Kristin Treager Crash Vehicle
Kristin Treager Crash Vehicle 2
Every piece of metal and every surface was dented and compressed.  Right then and there, I knew my season was over.  The medical crew removed my helmet and replaced it with a hard neck brace.  They asked me again what was hurting.  I replied with “my back, my neck, and my shins are burning.”  They informed me that my neck could still be broken even though I could move my legs.  That is one of the scariest things you can ever hear from a medical professional.  I was transported to the Road America medical building.  A building I had walked by several times in the past, but a place that I never thought I would need.  Race car drivers operate under an “it will never happen to me” mentality.  The IMSA doctor agreed with the paramedics; I had to be transported to the local ER for x-rays.  Thankfully everything was fine!  I had no broken bones, only a few bumps and bruises.  It is inevitable, if you are in this sport for long enough, and racing in a highly competitive series, the same thing will happen to you.  Thankfully we race in a day and age where roll cages are at their strongest and safety equipment is lifesaving.  I owe being able to walk out of the hospital that night to the structural integrity of Porsche’s factory built roll cages.  When your race car takes a tumble, you are no longer a driver, but a passenger.  But with a little luck and a lot of engineering, my hope is that, like me, you will be just fine.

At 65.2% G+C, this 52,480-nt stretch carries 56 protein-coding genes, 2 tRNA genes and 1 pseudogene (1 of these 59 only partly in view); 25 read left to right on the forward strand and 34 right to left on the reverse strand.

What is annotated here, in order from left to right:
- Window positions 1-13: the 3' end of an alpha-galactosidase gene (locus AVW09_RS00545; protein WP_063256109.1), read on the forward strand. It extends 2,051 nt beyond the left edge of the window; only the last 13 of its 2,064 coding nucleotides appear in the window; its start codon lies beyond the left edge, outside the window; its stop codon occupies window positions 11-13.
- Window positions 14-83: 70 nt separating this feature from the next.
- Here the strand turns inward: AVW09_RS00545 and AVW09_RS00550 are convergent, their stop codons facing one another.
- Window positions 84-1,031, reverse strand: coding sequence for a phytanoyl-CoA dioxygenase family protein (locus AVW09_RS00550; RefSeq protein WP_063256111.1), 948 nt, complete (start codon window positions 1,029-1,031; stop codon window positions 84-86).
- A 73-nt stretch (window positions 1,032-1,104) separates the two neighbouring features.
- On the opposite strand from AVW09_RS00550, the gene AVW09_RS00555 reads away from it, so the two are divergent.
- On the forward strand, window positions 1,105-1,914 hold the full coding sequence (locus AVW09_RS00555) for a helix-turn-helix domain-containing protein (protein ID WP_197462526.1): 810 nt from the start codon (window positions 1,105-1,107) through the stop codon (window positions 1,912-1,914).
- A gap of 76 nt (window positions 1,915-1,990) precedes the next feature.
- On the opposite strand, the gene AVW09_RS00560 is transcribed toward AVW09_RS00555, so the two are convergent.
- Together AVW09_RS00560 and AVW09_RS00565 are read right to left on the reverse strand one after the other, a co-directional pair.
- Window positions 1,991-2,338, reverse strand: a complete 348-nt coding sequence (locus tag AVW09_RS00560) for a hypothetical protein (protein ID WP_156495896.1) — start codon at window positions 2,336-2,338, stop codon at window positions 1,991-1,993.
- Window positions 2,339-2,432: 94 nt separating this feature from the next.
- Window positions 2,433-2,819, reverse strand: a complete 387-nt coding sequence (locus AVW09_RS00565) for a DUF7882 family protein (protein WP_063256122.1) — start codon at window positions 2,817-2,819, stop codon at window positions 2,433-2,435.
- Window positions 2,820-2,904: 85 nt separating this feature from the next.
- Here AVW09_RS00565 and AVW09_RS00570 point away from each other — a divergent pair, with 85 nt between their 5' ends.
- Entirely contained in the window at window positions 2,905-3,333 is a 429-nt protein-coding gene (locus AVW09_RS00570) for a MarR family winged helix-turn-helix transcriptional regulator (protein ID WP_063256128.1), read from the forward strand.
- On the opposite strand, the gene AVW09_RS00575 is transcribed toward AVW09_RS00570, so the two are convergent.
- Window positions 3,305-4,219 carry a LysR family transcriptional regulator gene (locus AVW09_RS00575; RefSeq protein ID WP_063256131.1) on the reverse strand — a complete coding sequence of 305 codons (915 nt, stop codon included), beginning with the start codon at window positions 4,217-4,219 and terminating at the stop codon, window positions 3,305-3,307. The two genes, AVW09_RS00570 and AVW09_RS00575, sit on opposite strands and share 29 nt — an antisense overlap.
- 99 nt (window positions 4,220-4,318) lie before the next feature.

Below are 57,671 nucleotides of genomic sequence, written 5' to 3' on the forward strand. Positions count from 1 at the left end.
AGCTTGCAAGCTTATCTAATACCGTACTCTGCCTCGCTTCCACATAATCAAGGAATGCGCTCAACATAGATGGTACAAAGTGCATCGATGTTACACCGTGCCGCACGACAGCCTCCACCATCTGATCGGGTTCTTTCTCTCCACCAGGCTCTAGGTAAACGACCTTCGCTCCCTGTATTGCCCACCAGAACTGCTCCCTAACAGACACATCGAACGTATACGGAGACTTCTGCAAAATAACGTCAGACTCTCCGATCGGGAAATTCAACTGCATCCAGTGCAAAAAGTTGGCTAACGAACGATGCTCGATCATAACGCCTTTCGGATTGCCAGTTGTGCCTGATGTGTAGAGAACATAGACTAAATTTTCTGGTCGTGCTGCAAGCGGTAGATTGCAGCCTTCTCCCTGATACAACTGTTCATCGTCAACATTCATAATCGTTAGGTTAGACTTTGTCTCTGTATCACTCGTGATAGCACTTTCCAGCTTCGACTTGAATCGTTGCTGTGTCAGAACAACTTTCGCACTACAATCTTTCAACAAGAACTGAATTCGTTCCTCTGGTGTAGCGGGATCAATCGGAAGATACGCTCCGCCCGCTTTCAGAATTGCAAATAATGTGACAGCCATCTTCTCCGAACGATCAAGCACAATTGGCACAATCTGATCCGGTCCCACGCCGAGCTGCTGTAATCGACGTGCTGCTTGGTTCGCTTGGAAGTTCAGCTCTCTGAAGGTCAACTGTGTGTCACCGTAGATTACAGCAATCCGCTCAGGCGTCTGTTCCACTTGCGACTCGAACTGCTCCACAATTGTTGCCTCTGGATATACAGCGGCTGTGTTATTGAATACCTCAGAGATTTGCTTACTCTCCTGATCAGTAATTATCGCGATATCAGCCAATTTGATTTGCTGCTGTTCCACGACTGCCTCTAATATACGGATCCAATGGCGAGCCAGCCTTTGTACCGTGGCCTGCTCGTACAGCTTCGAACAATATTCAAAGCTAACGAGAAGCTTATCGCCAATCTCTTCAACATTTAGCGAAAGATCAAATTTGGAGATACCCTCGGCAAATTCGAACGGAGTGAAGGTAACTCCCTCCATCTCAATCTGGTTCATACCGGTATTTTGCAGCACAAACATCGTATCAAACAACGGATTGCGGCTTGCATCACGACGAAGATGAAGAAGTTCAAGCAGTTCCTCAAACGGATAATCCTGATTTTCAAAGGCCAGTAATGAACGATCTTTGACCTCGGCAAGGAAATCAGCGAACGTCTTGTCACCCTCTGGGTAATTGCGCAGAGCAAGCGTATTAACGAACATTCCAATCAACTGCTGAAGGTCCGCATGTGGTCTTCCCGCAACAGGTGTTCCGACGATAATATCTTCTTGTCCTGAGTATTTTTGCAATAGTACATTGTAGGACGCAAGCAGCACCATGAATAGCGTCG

1 Comment

  • RA Safety Says

    Safety 1 is stationed just past pit out drivers left. We saw it happen and we were the first on scene.
    Sorry about the cooler.. something got caught as I was lifting. It was lighter after 🙂
    Standard question we ask to get a reaction “where do you hurt” Sets up what we need to do.
    Totally surprise how easy the door opened.
    Safety Team member not corner FYI Hand holding is Not allowed LOL I made an exception.
    Never said “Neck may be Broken”.. stated neck brace as a precaution.

    Your reactions to hold the wheel, turn the car off, not panic and your car/cage builder, Hans device and safety equipment are the reasons you walked away with minor injuries. Now the person that mounted the cooler??

    You being OK is all the thanks we need.